Some parts of the Potager were looking quite sad at the end of the winter as we had succumbed to Box Blight, this came quite sudden as is the norm with this fungal disease; however we had gone unblemished for many years. Many gardens , some not far away, had been hit years ago. Needless to say we have removed the affected Box and burnt them. It is interesting that it is the Buxus sempervirens suffruticosa  that seems to get hit and we are lucky that quite a lot of our Box is not suffruticosa so the Potager is looking very green and healthy. We are not being complacent and have  replaced the affected Buxus with  Sarcococca confusa (Christmas Box), it is an experiment that I'm very hopeful about. It likes our slightly alkaline soil, takes clipping, it's evergreen and has honey scented tiny white flowers in late winter. We clip our well established Sarcococca confusa ball after flowering in March in contrast with our Box which wants cutting in the busier times of the year. We'll wait and see.

The Pond or Temple Garden is full of Rose growth, which is a picture of health and promise; sometimes I think rose foliage, pre-flowering, is the epitome of perfection, the perfect foil for Paeoni delavayi (Tree Paeoni) ranging in colour from blood red to a rich burnt orange that Mrs. Verey termed 'marmalade'. Around the pond is the Siberian Iris 'Tropic Night', will it be open for the festival?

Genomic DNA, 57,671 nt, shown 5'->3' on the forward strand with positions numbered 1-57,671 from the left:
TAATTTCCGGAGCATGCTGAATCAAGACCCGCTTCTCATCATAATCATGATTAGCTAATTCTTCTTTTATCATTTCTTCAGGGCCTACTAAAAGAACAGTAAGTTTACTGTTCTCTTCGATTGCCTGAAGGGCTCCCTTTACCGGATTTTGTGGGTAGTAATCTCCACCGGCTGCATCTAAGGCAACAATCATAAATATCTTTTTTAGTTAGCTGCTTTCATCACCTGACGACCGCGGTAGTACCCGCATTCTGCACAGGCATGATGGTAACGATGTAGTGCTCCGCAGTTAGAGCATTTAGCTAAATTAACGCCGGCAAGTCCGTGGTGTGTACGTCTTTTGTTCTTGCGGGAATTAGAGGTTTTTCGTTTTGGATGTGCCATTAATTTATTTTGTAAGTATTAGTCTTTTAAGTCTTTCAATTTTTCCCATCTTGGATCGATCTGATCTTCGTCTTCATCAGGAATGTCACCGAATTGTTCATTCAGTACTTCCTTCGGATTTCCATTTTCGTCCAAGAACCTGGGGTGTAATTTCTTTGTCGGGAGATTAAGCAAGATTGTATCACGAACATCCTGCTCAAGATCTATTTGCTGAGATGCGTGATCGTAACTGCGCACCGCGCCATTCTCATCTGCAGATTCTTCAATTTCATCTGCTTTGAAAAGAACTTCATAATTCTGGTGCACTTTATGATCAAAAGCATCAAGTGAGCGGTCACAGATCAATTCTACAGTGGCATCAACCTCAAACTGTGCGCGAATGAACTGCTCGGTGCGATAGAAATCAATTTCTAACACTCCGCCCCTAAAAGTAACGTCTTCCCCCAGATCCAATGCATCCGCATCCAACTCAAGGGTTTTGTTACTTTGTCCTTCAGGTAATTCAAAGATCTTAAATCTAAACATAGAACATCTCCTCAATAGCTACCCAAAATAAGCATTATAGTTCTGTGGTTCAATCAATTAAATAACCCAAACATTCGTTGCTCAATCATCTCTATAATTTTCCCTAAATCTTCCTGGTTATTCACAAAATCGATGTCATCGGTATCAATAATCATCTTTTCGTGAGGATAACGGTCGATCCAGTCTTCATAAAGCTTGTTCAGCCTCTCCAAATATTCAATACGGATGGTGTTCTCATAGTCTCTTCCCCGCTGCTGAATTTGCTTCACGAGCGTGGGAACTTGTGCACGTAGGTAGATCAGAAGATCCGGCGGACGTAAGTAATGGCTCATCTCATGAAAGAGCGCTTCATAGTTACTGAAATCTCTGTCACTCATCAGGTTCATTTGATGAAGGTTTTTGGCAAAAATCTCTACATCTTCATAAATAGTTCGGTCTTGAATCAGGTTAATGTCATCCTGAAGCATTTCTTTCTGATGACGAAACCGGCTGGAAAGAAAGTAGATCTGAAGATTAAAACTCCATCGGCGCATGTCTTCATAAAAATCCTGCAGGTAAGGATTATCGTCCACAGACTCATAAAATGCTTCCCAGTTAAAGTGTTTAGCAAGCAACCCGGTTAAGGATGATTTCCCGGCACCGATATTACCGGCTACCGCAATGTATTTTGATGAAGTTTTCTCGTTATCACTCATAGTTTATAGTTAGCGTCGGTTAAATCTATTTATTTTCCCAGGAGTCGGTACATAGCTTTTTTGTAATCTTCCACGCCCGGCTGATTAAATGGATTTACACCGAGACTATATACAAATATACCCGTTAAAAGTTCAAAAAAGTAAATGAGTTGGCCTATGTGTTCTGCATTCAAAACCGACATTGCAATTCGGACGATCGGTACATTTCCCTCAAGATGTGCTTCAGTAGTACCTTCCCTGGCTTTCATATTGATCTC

Iris sibirica 'Tropic Night'
Paeoni delavayi,
 this colour form termed 'marmalade' by Mrs. Verey.
Most of the blobs of colour provided by the Tulips have faded and been picked away by the fastidious hands of gardeners, beds now dominated by the thrusting green clumps of herbaceous perennials......Phlox, Crocosmia, Persicaria, Centranthus et al. In Bed 4, bordered by blue railings and adjacent to the Pond Garden, there's a great grouping of Geranium Phaeum with a neighbouring small clump of claret red Astrantia 'Ruby Wedding'.

Central Astrantia 'Ruby Wedding'

The happy accident of aptly tonal blue Aquilegia self seeded in Bed1
You will notice that around the garden pockets of 'clearing' have been created by roving gardeners. Areas of tired bulb leaves, Tulips and Forget me Nots attract the attentions of gardeners who 'tidy them away', the vacant spots filled, as in Bed 2, with pink Margeurites 'Summer Stars', sooty purple Pelargonium sidoides, inky blue Salvia 'Armistad'  and more to follow as and when more spots become available. Lilies too in pots will be 'dropped in' to partner Roses and the Cornflower 'Black Boy' will be threaded through Bed 2.

I must point out that the acid yellow/green plant that pops up here and there; especially down towards the Frog Fountain is Smyrnium perfoliatum, a biennial or short lived perennial, common name Golden Alexanders and the purple flowered plant is Lunaria annua or Honesty another prodigious self seeder.

The Festival is well worth a visit; especially this year as our first 'normal' spring for some years has provided the conditions for a very good display that has been capitalised on by a hard working team of gardeners. If you do come and have any questions then John, Ben and Mark would be happy to answer them, they will be selling plants at the front of the house. The weather looks good too, so fingers crossed!
The last of our Tulips to flower is  'Alabaster'

No comments:

Post a Comment